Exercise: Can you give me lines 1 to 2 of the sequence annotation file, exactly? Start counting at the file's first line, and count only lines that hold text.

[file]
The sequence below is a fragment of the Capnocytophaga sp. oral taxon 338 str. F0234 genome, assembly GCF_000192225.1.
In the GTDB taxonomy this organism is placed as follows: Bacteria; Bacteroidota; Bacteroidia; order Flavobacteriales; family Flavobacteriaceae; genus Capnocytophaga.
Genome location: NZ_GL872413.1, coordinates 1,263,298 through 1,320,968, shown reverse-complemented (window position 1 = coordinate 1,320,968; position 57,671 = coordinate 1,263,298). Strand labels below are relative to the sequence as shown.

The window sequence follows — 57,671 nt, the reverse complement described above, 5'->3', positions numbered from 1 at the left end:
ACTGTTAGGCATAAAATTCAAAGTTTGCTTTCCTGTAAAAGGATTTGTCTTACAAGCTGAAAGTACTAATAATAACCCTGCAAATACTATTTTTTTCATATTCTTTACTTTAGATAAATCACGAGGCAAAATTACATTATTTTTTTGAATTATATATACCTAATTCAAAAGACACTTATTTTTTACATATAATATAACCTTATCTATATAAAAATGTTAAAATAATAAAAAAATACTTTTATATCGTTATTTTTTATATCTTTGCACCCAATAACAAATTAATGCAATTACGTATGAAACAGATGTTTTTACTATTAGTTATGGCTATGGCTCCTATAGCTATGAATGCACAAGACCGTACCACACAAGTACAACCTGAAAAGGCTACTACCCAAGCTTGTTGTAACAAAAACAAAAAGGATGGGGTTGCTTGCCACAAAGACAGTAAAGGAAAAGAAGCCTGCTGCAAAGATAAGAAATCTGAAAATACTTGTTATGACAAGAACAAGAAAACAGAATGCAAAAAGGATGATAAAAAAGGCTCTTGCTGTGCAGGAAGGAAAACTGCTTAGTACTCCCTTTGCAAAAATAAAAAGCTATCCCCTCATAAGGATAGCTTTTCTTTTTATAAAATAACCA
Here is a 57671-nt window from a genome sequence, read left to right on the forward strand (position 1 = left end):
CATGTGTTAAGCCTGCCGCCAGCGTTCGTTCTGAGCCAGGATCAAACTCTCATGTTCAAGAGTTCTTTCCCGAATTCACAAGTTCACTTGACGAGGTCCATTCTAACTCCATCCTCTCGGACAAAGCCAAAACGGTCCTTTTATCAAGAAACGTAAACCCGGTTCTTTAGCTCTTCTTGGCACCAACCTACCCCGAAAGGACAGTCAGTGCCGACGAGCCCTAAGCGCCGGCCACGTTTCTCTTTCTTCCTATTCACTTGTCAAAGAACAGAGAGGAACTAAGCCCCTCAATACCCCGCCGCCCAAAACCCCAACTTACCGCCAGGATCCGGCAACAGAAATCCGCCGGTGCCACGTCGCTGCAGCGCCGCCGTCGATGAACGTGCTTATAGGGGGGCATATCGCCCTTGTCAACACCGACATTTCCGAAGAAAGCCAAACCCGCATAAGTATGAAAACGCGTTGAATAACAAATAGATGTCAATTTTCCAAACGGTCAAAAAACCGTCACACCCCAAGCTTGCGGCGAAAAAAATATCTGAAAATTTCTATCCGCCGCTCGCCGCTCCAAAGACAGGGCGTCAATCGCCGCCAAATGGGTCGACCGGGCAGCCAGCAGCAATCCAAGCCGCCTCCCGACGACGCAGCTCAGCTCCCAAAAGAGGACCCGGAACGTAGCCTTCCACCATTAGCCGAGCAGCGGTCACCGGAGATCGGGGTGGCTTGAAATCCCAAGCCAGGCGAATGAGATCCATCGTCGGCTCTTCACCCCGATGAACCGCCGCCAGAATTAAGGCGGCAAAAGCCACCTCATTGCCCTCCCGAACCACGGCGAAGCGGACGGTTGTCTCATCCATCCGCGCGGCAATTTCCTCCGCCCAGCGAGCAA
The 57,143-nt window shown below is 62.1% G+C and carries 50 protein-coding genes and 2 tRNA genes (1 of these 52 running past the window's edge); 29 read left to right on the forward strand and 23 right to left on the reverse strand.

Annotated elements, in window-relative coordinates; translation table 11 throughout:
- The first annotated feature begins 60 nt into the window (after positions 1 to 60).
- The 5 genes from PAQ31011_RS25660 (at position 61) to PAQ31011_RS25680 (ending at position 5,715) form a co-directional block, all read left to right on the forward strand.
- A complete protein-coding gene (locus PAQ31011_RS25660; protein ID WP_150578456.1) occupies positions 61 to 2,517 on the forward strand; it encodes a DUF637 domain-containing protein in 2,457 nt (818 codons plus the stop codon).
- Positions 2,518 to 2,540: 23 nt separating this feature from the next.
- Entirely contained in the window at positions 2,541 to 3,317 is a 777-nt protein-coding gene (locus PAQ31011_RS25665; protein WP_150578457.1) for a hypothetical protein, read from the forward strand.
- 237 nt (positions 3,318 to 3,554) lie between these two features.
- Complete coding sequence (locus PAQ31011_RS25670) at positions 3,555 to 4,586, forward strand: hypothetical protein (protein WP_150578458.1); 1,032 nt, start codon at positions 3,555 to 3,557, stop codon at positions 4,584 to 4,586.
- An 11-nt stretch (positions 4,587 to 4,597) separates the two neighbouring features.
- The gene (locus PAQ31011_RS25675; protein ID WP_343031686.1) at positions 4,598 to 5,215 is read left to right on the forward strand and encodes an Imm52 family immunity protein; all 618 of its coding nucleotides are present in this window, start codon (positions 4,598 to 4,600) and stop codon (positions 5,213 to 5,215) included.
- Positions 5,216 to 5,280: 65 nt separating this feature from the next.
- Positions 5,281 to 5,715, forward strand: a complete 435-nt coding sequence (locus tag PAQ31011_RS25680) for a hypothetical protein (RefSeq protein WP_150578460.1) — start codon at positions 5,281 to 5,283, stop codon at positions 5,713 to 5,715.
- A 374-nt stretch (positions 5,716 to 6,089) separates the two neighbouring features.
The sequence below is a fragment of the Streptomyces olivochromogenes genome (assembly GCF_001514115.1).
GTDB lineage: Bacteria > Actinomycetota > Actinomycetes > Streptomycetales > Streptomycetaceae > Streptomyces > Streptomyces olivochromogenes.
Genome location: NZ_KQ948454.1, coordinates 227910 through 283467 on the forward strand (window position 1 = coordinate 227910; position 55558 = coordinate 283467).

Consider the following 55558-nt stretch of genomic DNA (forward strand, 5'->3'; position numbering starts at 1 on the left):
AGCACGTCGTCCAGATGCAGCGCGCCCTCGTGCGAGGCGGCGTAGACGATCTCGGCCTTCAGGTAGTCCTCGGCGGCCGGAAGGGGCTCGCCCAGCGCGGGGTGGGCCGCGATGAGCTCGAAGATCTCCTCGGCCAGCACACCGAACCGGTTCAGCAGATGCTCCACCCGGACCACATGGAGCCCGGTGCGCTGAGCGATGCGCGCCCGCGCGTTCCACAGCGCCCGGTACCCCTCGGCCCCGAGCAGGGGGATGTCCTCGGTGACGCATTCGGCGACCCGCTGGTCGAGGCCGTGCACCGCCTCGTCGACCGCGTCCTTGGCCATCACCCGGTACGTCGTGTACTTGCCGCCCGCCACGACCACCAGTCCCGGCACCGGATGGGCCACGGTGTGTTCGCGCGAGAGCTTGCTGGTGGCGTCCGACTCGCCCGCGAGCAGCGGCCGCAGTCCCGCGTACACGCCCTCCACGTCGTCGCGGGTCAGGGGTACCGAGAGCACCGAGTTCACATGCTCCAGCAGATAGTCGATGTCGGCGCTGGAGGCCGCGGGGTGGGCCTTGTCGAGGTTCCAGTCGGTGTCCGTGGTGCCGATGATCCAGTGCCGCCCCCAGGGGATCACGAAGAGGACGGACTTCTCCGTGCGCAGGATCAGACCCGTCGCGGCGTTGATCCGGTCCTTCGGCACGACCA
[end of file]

The sequence below is a fragment of the Capnocytophaga sp. oral taxon 338 str. F0234 genome, assembly GCF_000192225.1.
In the GTDB taxonomy this organism is placed as follows: Bacteria; Bacteroidota; Bacteroidia; order Flavobacteriales; family Flavobacteriaceae; genus Capnocytophaga.